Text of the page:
The Emporia Police Department has received what they are calling a "Credible Threat" of violence at this year's Virgninia Peanut Festival. The EPD, assisted by other law enforcement agencies, will have multiple tents and an increased presence. Festival attendees are asked to be vigilant and aware of their surroundings. If you see something, say something.

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2018-2-2

Herring Joins 11 State Attorneys General in Opposing Offshore Drilling

By George Copeland, Jr., Capital News Service

RICHMOND -- Twelve attorneys general, including Virginia’s Mark Herring, called on the federal government Thursday to halt its plans for gas and oil drilling off their coasts.

In a letter to U.S. Secretary of the Interior Ryan Zinke, the attorneys general said the offshore drilling proposal “represents disregard for vital state interests, economies, and resources.”

Drilling off Virginia’s coast would pose a risk to the state’s marine environment, industries, revenue and military assets, Herring said.

"The Commonwealth of Virginia and our coastal communities have made it abundantly clear that we are not interested in putting our economy and citizens at risk as part of President Trump's giveaway to oil and gas companies," Herring said in his statement accompanying the letter.  “The federal government should not force this risk upon us.”

The letter follows Gov. Ralph Northam’s call last month that Zinke exempt Virginia from the drilling plans.  Like Herring, Northam, a fellow Democrat, cited ecological and financial costs.  Northam also noted that Zinke had exempted Florida at the request of that state’s Republican governor,  Rick Scott.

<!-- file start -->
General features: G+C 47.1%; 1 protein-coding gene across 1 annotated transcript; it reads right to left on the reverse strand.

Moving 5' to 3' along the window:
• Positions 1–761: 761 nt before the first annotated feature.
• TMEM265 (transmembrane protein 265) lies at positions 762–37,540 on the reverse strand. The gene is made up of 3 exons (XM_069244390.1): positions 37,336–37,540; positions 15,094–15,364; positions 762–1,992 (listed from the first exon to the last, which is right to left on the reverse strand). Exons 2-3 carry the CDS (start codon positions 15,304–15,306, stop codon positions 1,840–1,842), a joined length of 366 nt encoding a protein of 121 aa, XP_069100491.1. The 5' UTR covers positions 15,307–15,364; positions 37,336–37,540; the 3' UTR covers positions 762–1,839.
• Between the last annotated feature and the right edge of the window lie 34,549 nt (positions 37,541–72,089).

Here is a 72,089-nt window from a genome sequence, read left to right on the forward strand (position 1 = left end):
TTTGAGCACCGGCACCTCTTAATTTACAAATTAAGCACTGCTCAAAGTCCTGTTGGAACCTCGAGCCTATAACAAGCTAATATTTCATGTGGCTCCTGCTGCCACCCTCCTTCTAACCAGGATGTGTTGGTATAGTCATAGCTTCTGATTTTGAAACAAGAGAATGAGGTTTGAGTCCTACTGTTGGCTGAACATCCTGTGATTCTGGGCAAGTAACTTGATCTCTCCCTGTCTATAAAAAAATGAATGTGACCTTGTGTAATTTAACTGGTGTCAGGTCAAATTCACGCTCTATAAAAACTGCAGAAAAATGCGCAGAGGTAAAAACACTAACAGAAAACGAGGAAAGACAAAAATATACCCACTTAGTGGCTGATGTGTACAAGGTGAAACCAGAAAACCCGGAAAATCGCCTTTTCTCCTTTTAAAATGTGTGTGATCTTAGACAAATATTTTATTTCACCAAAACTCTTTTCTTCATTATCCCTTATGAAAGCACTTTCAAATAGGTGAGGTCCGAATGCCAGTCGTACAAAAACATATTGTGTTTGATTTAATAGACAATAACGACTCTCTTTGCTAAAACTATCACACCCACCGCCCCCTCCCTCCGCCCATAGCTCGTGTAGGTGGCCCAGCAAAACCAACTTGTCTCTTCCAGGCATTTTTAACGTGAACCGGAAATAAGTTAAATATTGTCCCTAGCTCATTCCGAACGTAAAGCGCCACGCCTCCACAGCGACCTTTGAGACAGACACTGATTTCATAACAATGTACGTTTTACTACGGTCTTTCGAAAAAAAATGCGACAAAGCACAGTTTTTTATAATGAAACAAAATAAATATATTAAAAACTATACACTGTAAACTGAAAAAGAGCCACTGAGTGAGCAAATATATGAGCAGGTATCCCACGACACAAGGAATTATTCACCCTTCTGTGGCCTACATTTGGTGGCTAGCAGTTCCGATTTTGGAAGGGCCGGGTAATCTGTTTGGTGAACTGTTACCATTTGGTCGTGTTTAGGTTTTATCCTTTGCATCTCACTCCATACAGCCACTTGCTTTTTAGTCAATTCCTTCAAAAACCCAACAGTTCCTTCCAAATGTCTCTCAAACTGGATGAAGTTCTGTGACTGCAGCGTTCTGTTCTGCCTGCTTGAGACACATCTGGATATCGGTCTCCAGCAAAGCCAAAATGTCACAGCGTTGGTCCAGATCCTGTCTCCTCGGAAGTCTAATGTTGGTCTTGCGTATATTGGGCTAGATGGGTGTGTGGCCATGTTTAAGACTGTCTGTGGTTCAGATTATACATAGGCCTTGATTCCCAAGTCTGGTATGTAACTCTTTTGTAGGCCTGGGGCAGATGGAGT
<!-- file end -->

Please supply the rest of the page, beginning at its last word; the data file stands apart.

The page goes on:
The language used by the attorneys general is more forceful, promising to challenge the proposal “using appropriate legal avenues.”

In addition to Herring, the letter was signed by attorneys general from North Carolina, California, Connecticut, Delaware, Maine, Maryland, Massachusetts, New Jersey, New York, Rhode Island and Oregon.

The letter also follows comments made by Herring and five other attorneys general to the U.S. Bureau of Safety and Environmental Enforcement on Monday.  The group criticized the proposed revisions to the Interior Department’s regulation of safety systems for offshore gas and oil production.  

These regulations were put in place in 2016 after the 2010 explosion on the Deepwater Horizon drilling rig led to the deaths of 11 people and the spilling of 210 million gallons of oil into the Gulf of Mexico.

Stafford High School Athlete Playing in Super Bowl

By Kyle Melnick, Capital News Service

BLOOMINGTON, Minnesota — When playing with wide receiver Torrey Smith for the Baltimore Ravens between 2011 and 2012, wide receiver Anquan Boldin encouraged Smith to teach his teammates everything he’d learned, so his peers wouldn’t commit the same mistakes.

At the time, that message wasn’t that ingrained in Smith’s mind. He was in the prime of his career after entering the NFL from the University of Maryland, notching at least 840 receiving yards in his first three professional seasons and helping the Ravens win the 2013 Super Bowl.

But as Smith’s production decreased, he transitioned into a leadership role.

Smith has set the example and served as the vocal catalyst for the Eagles’ receiver corps this season. So, after enduring the three worst statistical years of his career, he appreciates playing in the Super Bowl more than he did five years ago, and he’s realized his biggest contributions may come from teaching.